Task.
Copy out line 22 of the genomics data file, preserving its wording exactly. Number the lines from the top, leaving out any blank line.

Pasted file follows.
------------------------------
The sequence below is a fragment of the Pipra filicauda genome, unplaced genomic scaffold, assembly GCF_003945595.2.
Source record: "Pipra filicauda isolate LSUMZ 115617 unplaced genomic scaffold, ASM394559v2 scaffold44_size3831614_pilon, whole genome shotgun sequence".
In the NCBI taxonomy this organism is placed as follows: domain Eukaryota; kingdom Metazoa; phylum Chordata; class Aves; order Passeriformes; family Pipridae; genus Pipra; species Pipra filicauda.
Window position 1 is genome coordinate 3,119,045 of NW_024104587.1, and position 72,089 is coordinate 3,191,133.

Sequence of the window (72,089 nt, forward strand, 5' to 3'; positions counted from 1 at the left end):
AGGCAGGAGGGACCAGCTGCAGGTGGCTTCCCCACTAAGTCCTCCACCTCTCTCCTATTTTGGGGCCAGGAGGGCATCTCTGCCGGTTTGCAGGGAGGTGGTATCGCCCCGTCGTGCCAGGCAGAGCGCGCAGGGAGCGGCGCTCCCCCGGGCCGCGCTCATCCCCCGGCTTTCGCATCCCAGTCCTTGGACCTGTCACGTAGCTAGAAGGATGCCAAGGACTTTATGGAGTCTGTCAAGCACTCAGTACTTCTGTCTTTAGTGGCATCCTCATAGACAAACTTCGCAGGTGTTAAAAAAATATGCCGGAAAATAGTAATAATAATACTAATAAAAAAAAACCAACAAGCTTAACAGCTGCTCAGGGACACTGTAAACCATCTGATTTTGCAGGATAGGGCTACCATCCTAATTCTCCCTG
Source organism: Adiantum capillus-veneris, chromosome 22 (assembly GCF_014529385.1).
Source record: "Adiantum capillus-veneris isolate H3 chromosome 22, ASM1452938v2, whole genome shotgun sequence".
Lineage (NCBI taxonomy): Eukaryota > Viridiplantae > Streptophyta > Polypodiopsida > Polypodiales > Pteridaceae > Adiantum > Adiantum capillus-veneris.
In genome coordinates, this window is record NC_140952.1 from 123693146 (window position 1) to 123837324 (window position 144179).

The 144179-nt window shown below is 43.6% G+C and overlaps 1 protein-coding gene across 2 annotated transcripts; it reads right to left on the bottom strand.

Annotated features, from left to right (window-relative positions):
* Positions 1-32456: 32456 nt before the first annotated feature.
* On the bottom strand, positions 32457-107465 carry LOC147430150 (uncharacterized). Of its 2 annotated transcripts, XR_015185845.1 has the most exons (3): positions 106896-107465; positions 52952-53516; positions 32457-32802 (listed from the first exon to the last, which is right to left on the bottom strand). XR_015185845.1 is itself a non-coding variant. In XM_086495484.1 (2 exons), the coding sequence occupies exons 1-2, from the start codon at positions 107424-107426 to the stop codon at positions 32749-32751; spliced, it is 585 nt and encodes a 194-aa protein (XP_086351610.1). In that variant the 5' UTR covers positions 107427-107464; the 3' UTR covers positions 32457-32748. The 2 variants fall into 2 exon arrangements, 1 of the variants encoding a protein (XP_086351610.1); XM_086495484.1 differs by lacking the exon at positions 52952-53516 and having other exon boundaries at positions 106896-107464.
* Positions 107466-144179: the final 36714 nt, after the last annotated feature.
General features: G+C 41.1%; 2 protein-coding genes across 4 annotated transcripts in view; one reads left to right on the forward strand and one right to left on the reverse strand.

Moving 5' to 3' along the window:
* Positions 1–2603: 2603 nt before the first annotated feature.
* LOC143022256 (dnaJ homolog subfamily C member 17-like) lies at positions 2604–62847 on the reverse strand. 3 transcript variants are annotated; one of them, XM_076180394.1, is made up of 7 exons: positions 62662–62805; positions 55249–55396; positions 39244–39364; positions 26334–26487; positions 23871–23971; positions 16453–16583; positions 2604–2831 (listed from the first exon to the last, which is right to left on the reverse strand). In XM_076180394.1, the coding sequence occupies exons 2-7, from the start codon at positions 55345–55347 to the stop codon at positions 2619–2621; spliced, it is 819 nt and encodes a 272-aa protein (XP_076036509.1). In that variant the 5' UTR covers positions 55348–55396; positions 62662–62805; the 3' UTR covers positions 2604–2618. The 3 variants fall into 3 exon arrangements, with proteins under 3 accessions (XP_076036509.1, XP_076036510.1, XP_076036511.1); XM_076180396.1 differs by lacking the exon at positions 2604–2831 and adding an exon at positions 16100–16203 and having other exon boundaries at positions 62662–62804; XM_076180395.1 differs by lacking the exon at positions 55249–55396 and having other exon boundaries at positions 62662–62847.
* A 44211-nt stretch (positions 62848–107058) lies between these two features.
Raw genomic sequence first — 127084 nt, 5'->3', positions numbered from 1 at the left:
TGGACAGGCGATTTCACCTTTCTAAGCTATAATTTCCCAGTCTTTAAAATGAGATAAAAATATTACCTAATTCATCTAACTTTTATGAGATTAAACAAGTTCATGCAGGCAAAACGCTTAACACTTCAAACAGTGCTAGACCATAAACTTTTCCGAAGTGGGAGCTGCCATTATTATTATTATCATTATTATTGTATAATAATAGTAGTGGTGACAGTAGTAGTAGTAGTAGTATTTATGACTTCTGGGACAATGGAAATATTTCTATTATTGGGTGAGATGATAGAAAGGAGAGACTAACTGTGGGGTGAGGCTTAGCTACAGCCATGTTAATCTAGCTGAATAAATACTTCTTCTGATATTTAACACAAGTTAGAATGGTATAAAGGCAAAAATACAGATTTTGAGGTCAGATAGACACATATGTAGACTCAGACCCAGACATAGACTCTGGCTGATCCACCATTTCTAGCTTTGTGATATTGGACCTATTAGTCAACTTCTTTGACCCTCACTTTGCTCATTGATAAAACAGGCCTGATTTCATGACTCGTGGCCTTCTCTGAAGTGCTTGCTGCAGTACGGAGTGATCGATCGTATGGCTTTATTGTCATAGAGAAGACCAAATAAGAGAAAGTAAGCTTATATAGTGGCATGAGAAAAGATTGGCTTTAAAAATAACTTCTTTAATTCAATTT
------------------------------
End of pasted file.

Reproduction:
TGGACAGGCGATTTCACCTTTCTAAGCTATAATTTCCCAGTCTTTAAAATGAGATAAAAATATTACCTAATTCATCTAACTTTTATGAGATTAAACAAGTTCATGCAGGCAAAACGCTTAACACTTCAAACAGTGCTAGACCATAAACTTTTCCGAAGTGGGAGCTGCCATTATTATTATTATCATTATTATTGTATAATAATAGTAGTGGTGACAGTAGTAGTAGTAGTAGTATTTATGACTTCTGGGACAATGGAAATATTTCTATTATTGGGTGAGATGATAGAAAGGAGAGACTAACTGTGGGGTGAGGCTTAGCTACAGCCATGTTAATCTAGCTGAATAAATACTTCTTCTGATATTTAACACAAGTTAGAATGGTATAAAGGCAAAAATACAGATTTTGAGGTCAGATAGACACATATGTAGACTCAGACCCAGACATAGACTCTGGCTGATCCACCATTTCTAGCTTTGTGATATTGGACCTATTAGTCAACTTCTTTGACCCTCACTTTGCTCATTGATAAAACAGGCCTGATTTCATGACTCGTGGCCTTCTCTGAAGTGCTTGCTGCAGTACGGAGTGATCGATCGTATGGCTTTATTGTCATAGAGAAGACCAAATAAGAGAAAGTAAGCTTATATAGTGGCATGAGAAAAGATTGGCTTTAAAAATAACTTCTTTAATTCAATTT